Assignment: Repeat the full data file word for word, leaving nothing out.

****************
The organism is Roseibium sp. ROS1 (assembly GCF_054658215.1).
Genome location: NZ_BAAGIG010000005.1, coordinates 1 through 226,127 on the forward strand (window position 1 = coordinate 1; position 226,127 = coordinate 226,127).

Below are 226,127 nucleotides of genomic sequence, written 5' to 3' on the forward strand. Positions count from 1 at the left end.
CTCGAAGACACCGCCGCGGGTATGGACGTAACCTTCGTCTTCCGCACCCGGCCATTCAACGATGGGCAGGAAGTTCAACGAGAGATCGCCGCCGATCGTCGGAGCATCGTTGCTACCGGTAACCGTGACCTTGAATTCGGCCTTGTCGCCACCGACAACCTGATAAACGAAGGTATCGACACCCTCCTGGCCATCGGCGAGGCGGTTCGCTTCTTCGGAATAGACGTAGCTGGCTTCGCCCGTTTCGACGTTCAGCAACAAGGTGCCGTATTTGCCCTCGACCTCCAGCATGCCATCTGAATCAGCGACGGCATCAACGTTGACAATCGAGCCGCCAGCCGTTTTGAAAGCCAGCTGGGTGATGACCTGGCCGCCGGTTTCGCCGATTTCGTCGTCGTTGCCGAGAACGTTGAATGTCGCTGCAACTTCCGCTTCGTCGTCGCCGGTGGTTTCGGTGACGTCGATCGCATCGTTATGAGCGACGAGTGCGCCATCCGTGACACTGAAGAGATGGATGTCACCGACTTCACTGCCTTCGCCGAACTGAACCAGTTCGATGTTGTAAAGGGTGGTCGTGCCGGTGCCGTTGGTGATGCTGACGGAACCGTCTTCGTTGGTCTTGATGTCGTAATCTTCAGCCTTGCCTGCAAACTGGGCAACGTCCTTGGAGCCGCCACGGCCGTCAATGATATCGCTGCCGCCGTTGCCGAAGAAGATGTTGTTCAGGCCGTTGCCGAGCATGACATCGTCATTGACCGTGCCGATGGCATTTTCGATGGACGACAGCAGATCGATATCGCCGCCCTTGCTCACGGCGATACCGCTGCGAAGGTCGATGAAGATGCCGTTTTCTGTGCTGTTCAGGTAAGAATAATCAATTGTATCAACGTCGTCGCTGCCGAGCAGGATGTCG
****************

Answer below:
The organism is Roseibium sp. ROS1 (assembly GCF_054658215.1).
Genome location: NZ_BAAGIG010000005.1, coordinates 1 through 226,127 on the forward strand (window position 1 = coordinate 1; position 226,127 = coordinate 226,127).

Below are 226,127 nucleotides of genomic sequence, written 5' to 3' on the forward strand. Positions count from 1 at the left end.
CTCGAAGACACCGCCGCGGGTATGGACGTAACCTTCGTCTTCCGCACCCGGCCATTCAACGATGGGCAGGAAGTTCAACGAGAGATCGCCGCCGATCGTCGGAGCATCGTTGCTACCGGTAACCGTGACCTTGAATTCGGCCTTGTCGCCACCGACAACCTGATAAACGAAGGTATCGACACCCTCCTGGCCATCGGCGAGGCGGTTCGCTTCTTCGGAATAGACGTAGCTGGCTTCGCCCGTTTCGACGTTCAGCAACAAGGTGCCGTATTTGCCCTCGACCTCCAGCATGCCATCTGAATCAGCGACGGCATCAACGTTGACAATCGAGCCGCCAGCCGTTTTGAAAGCCAGCTGGGTGATGACCTGGCCGCCGGTTTCGCCGATTTCGTCGTCGTTGCCGAGAACGTTGAATGTCGCTGCAACTTCCGCTTCGTCGTCGCCGGTGGTTTCGGTGACGTCGATCGCATCGTTATGAGCGACGAGTGCGCCATCCGTGACACTGAAGAGATGGATGTCACCGACTTCACTGCCTTCGCCGAACTGAACCAGTTCGATGTTGTAAAGGGTGGTCGTGCCGGTGCCGTTGGTGATGCTGACGGAACCGTCTTCGTTGGTCTTGATGTCGTAATCTTCAGCCTTGCCTGCAAACTGGGCAACGTCCTTGGAGCCGCCACGGCCGTCAATGATATCGCTGCCGCCGTTGCCGAAGAAGATGTTGTTCAGGCCGTTGCCGAGCATGACATCGTCATTGACCGTGCCGATGGCATTTTCGATGGACGACAGCAGATCGATATCGCCGCCCTTGCTCACGGCGATACCGCTGCGAAGGTCGATGAAGATGCCGTTTTCTGTGCTGTTCAGGTAAGAATAATCAATTGTATCAACGTCGTCGCTGCCGAGCAGGATGTCG